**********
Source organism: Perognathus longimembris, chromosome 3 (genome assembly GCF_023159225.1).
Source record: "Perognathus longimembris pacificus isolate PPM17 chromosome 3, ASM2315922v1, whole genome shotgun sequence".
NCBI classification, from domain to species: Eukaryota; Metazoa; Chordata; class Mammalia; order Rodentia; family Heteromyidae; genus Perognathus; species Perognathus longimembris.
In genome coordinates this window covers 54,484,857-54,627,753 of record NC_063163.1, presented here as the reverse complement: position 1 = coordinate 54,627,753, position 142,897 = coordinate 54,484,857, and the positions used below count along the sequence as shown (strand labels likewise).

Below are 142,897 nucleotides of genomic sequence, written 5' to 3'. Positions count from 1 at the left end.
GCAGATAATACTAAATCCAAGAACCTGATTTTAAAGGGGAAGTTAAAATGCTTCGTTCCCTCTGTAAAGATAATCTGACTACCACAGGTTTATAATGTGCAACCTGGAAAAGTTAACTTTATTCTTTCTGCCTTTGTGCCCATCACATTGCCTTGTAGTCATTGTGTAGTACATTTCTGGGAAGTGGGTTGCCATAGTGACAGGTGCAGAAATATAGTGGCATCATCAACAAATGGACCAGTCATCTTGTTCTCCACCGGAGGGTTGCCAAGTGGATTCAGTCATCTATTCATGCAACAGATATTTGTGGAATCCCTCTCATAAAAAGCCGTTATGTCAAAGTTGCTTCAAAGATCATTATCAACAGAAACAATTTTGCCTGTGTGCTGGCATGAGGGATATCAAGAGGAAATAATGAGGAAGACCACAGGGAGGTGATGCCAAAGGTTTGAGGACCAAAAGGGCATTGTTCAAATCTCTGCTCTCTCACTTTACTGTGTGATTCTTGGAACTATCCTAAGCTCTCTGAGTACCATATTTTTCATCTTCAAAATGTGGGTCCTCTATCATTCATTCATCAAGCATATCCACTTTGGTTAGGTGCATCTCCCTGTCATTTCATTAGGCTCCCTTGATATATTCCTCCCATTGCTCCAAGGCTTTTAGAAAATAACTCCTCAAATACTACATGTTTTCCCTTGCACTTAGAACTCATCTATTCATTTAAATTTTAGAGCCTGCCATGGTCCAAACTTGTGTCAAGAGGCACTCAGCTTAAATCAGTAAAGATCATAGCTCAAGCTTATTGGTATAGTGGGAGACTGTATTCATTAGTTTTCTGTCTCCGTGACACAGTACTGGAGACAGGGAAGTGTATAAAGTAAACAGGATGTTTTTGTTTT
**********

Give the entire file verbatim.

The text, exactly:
Source organism: Perognathus longimembris, chromosome 3 (genome assembly GCF_023159225.1).
Source record: "Perognathus longimembris pacificus isolate PPM17 chromosome 3, ASM2315922v1, whole genome shotgun sequence".
NCBI classification, from domain to species: Eukaryota; Metazoa; Chordata; class Mammalia; order Rodentia; family Heteromyidae; genus Perognathus; species Perognathus longimembris.
In genome coordinates this window covers 54,484,857-54,627,753 of record NC_063163.1, presented here as the reverse complement: position 1 = coordinate 54,627,753, position 142,897 = coordinate 54,484,857, and the positions used below count along the sequence as shown (strand labels likewise).

Below are 142,897 nucleotides of genomic sequence, written 5' to 3'. Positions count from 1 at the left end.
GCAGATAATACTAAATCCAAGAACCTGATTTTAAAGGGGAAGTTAAAATGCTTCGTTCCCTCTGTAAAGATAATCTGACTACCACAGGTTTATAATGTGCAACCTGGAAAAGTTAACTTTATTCTTTCTGCCTTTGTGCCCATCACATTGCCTTGTAGTCATTGTGTAGTACATTTCTGGGAAGTGGGTTGCCATAGTGACAGGTGCAGAAATATAGTGGCATCATCAACAAATGGACCAGTCATCTTGTTCTCCACCGGAGGGTTGCCAAGTGGATTCAGTCATCTATTCATGCAACAGATATTTGTGGAATCCCTCTCATAAAAAGCCGTTATGTCAAAGTTGCTTCAAAGATCATTATCAACAGAAACAATTTTGCCTGTGTGCTGGCATGAGGGATATCAAGAGGAAATAATGAGGAAGACCACAGGGAGGTGATGCCAAAGGTTTGAGGACCAAAAGGGCATTGTTCAAATCTCTGCTCTCTCACTTTACTGTGTGATTCTTGGAACTATCCTAAGCTCTCTGAGTACCATATTTTTCATCTTCAAAATGTGGGTCCTCTATCATTCATTCATCAAGCATATCCACTTTGGTTAGGTGCATCTCCCTGTCATTTCATTAGGCTCCCTTGATATATTCCTCCCATTGCTCCAAGGCTTTTAGAAAATAACTCCTCAAATACTACATGTTTTCCCTTGCACTTAGAACTCATCTATTCATTTAAATTTTAGAGCCTGCCATGGTCCAAACTTGTGTCAAGAGGCACTCAGCTTAAATCAGTAAAGATCATAGCTCAAGCTTATTGGTATAGTGGGAGACTGTATTCATTAGTTTTCTGTCTCCGTGACACAGTACTGGAGACAGGGAAGTGTATAAAGTAAACAGGATGTTTTTGTTTT